EFFECT OF AN ORDER OF DOMINANCE ON PRODUCTION AND REPRODUCTION IN ANGORA GOATS

G. Marincowitz 

 

The habits and behaviour of animals has been the subject of numerous studies, but they have largely dealt with their particular and sometimes eccentric behaviour especially during the mating season. Less attention has been paid to their normal conduct and temperament not directly related to sexual activity. This is not confined to a definite season and must of necessity have a greater influence on production and breeding ability.

A feature of behaviour especially apparent among wild animals is the establishment of an order of dominance, which is primarily determined by their relative physical aggressiveness or sexual precedence. An established ranking order may well be an advantageous and stabilising influence among wild animals in so far that serious fighting and disorder are avoided. Among domestic animals an aggressive conduct or attitude is undesirable, and to avoid its consequent injurious results, improved management methods should constantly be applied. Among Angora goats aggressiveness is a general and disquieting feature, nevertheless its harmful effects are apparently not fully realised and the best managerial practices not applied.

At the Agricultural Research Institute, Karoo Region, Middelburg, a group of Angoras with good and poor breeding records has been kept under observation in feedlots and provided with good rations. It soon became obvious that the behaviour peculiar to this particular type of animal could be closely correlated with the productive and reproductive ability of individuals.

 

Table 1 The effect of an order of dominance on production and reproduction in Angora goat does within age groups

Order

Bodyweight

lb.

Clean mohair/annum

lb.

Fineness of hair/u

No.

Oestrous cycles/annum

Does kidded

%

Fecundity

%

1

2

3

4

5

6

74

65

61

57

58

46

7.3

5.9

6.2

5.6

5.1

4.3

39

35

35

34

33

31

(4)

(5)

(5)

(5)

(5)

(6)

5.8

6.0

5.6

4.3

4.2

2.0

67

75

50

83

58

46

117

92

58

83

58

46

 

Angoras are exceptionally aggressive and pugnacious, especially on reaching the age of puberty. Other goats in the vicinity are viciously attacked and butted, till eventually, on acquiring ascendancy, the bullies will occupy the most favoured sleeping spots and strategic positions at the feeding racks.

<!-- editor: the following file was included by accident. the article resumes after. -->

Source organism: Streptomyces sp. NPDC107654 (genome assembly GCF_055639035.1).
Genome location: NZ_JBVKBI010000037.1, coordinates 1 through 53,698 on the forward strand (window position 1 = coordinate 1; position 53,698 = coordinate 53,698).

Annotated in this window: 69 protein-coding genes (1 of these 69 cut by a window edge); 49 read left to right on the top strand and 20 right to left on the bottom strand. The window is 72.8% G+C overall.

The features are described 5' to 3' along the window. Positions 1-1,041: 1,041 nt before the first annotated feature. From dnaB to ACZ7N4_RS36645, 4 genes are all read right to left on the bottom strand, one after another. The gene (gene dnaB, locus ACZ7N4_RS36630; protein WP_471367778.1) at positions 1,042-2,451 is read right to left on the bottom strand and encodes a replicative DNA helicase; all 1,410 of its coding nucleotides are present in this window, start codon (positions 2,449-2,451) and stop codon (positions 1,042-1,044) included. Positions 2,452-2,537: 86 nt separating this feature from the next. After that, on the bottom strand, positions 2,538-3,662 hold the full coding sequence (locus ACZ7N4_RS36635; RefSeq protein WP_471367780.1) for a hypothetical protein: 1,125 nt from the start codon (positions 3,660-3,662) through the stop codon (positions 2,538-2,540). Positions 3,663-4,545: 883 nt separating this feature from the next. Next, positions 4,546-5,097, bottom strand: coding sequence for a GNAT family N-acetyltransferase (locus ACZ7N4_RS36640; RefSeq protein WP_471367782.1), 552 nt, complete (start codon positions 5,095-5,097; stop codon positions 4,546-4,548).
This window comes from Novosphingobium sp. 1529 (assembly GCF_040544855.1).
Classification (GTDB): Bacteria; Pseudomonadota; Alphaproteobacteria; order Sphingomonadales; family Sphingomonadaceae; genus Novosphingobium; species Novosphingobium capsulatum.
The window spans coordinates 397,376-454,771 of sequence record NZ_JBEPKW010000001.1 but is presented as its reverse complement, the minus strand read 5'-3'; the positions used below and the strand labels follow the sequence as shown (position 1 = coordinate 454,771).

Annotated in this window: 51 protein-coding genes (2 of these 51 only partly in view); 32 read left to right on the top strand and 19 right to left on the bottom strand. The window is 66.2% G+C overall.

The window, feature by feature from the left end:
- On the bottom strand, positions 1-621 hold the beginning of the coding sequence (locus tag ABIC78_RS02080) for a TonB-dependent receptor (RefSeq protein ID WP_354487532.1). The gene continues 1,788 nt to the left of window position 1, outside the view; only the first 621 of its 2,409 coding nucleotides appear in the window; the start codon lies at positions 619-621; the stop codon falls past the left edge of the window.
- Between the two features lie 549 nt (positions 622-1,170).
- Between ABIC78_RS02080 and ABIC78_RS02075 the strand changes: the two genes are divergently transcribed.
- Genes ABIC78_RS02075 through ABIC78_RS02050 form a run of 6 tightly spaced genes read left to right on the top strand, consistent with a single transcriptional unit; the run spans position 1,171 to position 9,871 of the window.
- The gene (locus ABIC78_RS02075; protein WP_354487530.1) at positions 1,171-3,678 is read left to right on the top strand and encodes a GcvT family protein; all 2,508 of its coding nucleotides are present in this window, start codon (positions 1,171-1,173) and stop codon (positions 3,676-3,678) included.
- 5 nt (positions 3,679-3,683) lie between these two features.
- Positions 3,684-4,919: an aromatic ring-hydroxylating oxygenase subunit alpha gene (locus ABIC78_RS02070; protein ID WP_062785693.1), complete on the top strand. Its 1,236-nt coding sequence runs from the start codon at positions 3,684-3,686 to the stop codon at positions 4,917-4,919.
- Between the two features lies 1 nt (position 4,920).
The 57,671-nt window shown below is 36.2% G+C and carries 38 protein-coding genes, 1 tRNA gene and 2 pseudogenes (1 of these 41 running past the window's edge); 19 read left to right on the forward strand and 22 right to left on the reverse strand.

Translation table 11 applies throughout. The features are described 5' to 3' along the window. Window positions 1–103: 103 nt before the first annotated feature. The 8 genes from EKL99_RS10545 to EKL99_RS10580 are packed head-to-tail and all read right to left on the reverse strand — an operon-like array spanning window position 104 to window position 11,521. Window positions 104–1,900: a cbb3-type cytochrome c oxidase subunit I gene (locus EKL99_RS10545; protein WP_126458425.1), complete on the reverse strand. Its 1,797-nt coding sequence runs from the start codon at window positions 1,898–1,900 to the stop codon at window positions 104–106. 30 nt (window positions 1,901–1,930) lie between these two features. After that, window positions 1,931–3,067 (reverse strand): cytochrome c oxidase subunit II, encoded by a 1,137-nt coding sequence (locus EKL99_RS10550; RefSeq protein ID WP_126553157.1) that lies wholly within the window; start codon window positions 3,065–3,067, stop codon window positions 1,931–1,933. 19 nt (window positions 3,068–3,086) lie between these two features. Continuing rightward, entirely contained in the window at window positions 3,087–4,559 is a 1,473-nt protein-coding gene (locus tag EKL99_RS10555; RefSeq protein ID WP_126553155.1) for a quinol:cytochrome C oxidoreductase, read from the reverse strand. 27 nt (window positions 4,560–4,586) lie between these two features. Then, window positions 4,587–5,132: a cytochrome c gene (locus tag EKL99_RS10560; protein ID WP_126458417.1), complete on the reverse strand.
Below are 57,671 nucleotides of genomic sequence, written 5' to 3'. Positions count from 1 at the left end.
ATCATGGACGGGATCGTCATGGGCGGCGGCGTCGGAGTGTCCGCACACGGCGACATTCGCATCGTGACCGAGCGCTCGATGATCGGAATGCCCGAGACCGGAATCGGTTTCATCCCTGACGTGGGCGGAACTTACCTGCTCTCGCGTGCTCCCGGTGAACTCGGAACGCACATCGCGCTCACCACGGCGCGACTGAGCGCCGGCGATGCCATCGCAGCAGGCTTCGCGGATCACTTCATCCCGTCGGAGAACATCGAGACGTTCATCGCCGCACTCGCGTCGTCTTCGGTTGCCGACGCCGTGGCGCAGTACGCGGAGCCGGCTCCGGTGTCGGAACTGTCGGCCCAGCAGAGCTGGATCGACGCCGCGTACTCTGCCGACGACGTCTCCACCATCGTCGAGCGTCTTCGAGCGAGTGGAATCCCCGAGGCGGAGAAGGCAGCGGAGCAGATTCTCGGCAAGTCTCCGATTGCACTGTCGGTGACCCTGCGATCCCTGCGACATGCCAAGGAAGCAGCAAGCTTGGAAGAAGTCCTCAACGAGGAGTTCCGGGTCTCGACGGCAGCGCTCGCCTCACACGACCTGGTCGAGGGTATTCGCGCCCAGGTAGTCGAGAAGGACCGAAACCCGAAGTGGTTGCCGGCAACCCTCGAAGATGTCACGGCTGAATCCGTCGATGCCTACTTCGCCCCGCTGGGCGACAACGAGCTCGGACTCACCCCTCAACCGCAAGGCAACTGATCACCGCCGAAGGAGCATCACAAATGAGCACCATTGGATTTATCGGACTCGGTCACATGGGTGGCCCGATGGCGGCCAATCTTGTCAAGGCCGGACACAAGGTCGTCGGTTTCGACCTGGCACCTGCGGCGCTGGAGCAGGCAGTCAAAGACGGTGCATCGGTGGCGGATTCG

The subordinate and subdued members are now continually driven or kept away until after many injuries they may become hesitant and afraid to compete at the feed racks. Such animals practically remain underfed and must of necessity expose themselves to inclement weather in spite of the fact that sufficient feed and shelter are available. Careful observation of the competitive ability and aggressiveness of undernourished goats at the feed troughs make it a comparatively simple matter to determine the order of dominance subjectively and to tabulate this with their respective production and breeding performances. Animals lower in the order of dominance are visibly lighter in body-weight and considerable differences between the most aggressive and most subordinate goats can be observed. The underlings produce appreciably less and hunger-fine, dull, weathered-looking hair. Furthermore, over a period of one year, non-pregnant does have shown less or no oestrous cycles when running with teasers. Fewer of these does kidded normally, and had fewer twins, when mated to fertile rams during the following year. The conclusion can be drawn that serious losses can be expected among pregnant does when brought in from the veld and fed in special pens. The subordinate ones will not only be injured, but also kept away from the feeding trough, resulting in under-nourishment, pregnancy toxaemia and abortion.

Experiments recently initiated show that the harmful results of aggressive behaviour can to some extent be avoided by dehorning, a practice generally applied most successfully with cattle. Dehorned goats still compete with each other but fewer are injured or kept away from the feed racks. Preliminary results indicate smaller differences in body-weights and fewer ante- and post-natal losses.

Under veld conditions it can be expected that the effect of aggressiveness or temperament will be less severe. It is well known however that Angora goats show a highly developed herd instinct and will mostly graze and sleep together in appointed places. Competition and the formation of an order of dominance thus still remain a reality under natural conditions.

 

Published

Angora goat and mohair journal 10 (2)

Article source: Grootfontein Agricultural Development Institute - http://gadi.agric.za/articles/Agric/order.php